New Wave of JSOutProx Malware Targeting Financial Firms in APAC and MENA

Apr 05, 2024NewsroomCyber Espionage / Cybersecurity

Financial organizations in the Asia-Pacific (APAC) and Middle East and North Africa (MENA) are being targeted by a new version of an “evolving threat” called JSOutProx.

“JSOutProx is a sophisticated attack framework utilizing both JavaScript and .NET,” Resecurity said in a technical report published this week.

“It employs the .NET (de)serialization feature to interact with a core JavaScript module running on the victim’s machine. Once executed, the malware enables the framework to load various plugins, which conduct additional malicious activities on the target.”

First identified in December 2019 by Yoroi, early attacks distributing JSOutProx have been attributed to a threat actor tracked as Solar Spider. The operations track record of striking banks and other big companies in Asia and Europe.

In late 2021, Quick Heal Security Labs detailed attacks leveraging the remote access trojan (RAT) to single out employees of small finance banks from India. Other campaign waves have taken aim at Indian government establishments as far back as April 2020.


Attack chains are known to leverage spear-phishing emails bearing malicious JavaScript attachments masquerading as PDFs and ZIP archives containing rogue HTA files to deploy the heavily obfuscated implant.

“This malware has various plugins to perform various operations such as exfiltration of data, performing file system operations,” Quick Heal noted [PDF] at the time. “Apart from that, it also has various methods with offensive capabilities that perform various operations.”

The plugins allow it to harvest a wide range of information from the compromised host, control proxy settings, capture clipboard content, access Microsoft Outlook account details, and gather one-time passwords from Symantec VIP. A unique feature of the malware is its use of the Cookie header field for command-and-control (C2) communications.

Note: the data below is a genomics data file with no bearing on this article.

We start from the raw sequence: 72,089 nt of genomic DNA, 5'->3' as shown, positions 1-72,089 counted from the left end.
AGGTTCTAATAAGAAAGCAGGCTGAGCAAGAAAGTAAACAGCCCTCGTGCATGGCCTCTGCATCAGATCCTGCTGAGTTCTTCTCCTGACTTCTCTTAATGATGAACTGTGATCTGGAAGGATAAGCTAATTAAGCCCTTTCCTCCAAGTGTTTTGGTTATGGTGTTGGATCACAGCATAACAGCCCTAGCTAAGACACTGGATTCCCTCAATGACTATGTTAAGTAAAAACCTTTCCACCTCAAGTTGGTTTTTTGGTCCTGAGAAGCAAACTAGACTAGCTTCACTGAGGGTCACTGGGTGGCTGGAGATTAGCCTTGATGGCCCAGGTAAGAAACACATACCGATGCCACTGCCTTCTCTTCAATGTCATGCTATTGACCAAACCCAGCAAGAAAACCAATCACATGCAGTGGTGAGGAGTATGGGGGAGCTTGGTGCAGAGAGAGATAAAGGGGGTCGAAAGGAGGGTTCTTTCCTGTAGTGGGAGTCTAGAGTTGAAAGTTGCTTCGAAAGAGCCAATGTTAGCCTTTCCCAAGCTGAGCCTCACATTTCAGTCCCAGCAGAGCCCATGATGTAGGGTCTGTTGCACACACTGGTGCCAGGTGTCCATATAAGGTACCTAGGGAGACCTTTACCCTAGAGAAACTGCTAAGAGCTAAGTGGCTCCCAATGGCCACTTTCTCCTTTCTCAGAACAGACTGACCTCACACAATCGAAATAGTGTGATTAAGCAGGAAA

JSOutProx also stands for the fact that it’s a fully functional RAT implemented in JavaScript.

“JavaScript simply does not offer as much flexibility as a PE file does,” Fortinet FortiGuard Labs said in a report released in December 2020, describing a campaign directed against governmental monetary and financial sectors in Asia.

“However, as JavaScript is used by many websites, it appears to most users as benign, as individuals with basic security knowledge are taught to avoid opening attachments that end in .exe. Also, because JavaScript code can be obfuscated, it easily bypasses antivirus detection, allowing it to filter through undetected.”

The latest set of attacks documented by Resecurity entails using fake SWIFT or MoneyGram payment notifications to trick email recipients into executing the malicious code. The activity is said to have witnessed a spike starting February 8, 2024.

The artifacts have been observed hosted on GitHub and GitLab repositories, which have since been blocked and taken down.

“Once the malicious code has been successfully delivered, the actor removes the repository and creates a new one,” the cybersecurity company said. “This tactic is likely related to the actor uses to manage multiple malicious payloads and differentiate targets.”


The exact origins of the e-crime group behind the malware are presently unknown, although the victimology distribution of the attacks and the sophistication of the implant alludes to them originating from China or affiliated with it, Resecurity posited.

The development comes as cyber criminals are promoting on the dark web new software called GEOBOX that repurposes Raspberry Pi devices for conducting fraud and anonymization.

Offered for only $80 per month (or $700 for a lifetime license), the tool allows the operators to spoof GPS locations, emulate specific network and software settings, mimic settings of known Wi-Fi access points, as well as bypass anti-fraud filters.

Such tools could have serious security implications as they open the door to a broad spectrum of crimes like state-sponsored attacks, corporate espionage, dark web market operations, financial fraud, anonymous distribution of malware, and even access to geofenced content.

“The ease of access to GEOBOX raises significant concerns within the cybersecurity community about its potential for widespread adoption among various threat actors,” Resecurity said.

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